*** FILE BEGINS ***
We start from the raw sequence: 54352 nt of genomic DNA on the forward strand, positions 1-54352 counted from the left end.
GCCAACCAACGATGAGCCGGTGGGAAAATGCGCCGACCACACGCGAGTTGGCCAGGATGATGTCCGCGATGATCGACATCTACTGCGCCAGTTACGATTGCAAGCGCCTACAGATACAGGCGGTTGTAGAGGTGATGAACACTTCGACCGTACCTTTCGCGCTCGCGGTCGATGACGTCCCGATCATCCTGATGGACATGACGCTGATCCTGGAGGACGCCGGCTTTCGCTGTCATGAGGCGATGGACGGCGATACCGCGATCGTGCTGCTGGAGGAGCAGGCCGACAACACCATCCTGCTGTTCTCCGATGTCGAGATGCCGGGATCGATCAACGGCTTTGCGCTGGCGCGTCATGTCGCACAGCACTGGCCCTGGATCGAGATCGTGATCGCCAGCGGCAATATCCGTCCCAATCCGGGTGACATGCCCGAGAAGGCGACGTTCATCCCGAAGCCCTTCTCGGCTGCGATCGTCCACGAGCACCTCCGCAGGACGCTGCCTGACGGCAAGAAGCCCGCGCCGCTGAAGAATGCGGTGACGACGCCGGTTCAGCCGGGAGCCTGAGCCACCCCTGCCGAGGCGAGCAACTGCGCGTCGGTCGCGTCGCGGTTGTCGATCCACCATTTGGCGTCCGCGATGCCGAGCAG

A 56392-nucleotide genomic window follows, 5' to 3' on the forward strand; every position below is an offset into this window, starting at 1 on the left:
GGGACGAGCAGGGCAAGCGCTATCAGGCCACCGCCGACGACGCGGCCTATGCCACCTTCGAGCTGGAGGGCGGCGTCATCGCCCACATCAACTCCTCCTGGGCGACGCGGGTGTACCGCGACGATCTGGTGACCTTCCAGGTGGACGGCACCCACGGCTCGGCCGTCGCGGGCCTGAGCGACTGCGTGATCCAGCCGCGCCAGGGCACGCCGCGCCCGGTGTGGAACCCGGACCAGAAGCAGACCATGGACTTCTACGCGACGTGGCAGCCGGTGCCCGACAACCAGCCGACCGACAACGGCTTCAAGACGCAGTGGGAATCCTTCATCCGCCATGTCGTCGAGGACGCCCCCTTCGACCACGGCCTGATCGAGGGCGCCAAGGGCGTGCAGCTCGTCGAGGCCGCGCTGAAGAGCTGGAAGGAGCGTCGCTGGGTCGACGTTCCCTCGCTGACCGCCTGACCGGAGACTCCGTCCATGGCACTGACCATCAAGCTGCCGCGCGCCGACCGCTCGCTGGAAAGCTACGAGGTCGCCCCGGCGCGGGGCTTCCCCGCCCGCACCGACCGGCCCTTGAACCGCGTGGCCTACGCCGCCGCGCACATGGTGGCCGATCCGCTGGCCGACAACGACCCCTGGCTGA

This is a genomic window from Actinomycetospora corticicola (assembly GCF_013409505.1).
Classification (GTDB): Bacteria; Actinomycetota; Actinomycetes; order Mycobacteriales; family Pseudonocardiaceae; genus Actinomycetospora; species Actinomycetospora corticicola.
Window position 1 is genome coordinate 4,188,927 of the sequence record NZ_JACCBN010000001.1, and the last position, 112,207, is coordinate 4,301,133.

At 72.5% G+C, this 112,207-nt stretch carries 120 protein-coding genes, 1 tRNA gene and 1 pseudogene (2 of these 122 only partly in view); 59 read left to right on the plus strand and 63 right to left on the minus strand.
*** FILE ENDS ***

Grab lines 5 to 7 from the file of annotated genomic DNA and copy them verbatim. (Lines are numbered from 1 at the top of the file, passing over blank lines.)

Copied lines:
This is a genomic window from Actinomycetospora corticicola (assembly GCF_013409505.1).
Classification (GTDB): Bacteria; Actinomycetota; Actinomycetes; order Mycobacteriales; family Pseudonocardiaceae; genus Actinomycetospora; species Actinomycetospora corticicola.
Window position 1 is genome coordinate 4,188,927 of the sequence record NZ_JACCBN010000001.1, and the last position, 112,207, is coordinate 4,301,133.